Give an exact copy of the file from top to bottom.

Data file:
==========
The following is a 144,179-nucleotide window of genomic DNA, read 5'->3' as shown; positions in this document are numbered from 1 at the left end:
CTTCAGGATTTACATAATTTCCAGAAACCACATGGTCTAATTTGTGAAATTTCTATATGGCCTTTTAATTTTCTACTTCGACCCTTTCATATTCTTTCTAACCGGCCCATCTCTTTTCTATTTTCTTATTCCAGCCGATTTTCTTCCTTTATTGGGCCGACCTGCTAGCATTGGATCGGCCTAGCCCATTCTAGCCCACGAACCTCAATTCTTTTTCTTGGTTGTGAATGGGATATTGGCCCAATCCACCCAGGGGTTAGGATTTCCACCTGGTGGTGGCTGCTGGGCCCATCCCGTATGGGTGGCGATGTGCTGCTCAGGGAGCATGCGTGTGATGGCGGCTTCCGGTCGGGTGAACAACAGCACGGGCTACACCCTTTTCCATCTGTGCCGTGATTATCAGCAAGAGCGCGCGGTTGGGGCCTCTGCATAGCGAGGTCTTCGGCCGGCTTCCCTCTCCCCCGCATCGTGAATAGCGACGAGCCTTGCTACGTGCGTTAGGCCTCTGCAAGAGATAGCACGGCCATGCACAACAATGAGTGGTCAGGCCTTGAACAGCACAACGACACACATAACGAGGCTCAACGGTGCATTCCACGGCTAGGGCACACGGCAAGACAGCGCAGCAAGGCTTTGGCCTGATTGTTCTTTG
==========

The following is a 144,179-nucleotide window of genomic DNA, read 5'->3' as shown; positions in this document are numbered from 1 at the left end:
CTTCAGGATTTACATAATTTCCAGAAACCACATGGTCTAATTTGTGAAATTTCTATATGGCCTTTTAATTTTCTACTTCGACCCTTTCATATTCTTTCTAACCGGCCCATCTCTTTTCTATTTTCTTATTCCAGCCGATTTTCTTCCTTTATTGGGCCGACCTGCTAGCATTGGATCGGCCTAGCCCATTCTAGCCCACGAACCTCAATTCTTTTTCTTGGTTGTGAATGGGATATTGGCCCAATCCACCCAGGGGTTAGGATTTCCACCTGGTGGTGGCTGCTGGGCCCATCCCGTATGGGTGGCGATGTGCTGCTCAGGGAGCATGCGTGTGATGGCGGCTTCCGGTCGGGTGAACAACAGCACGGGCTACACCCTTTTCCATCTGTGCCGTGATTATCAGCAAGAGCGCGCGGTTGGGGCCTCTGCATAGCGAGGTCTTCGGCCGGCTTCCCTCTCCCCCGCATCGTGAATAGCGACGAGCCTTGCTACGTGCGTTAGGCCTCTGCAAGAGATAGCACGGCCATGCACAACAATGAGTGGTCAGGCCTTGAACAGCACAACGACACACATAACGAGGCTCAACGGTGCATTCCACGGCTAGGGCACACGGCAAGACAGCGCAGCAAGGCTTTGGCCTGATTGTTCTTTG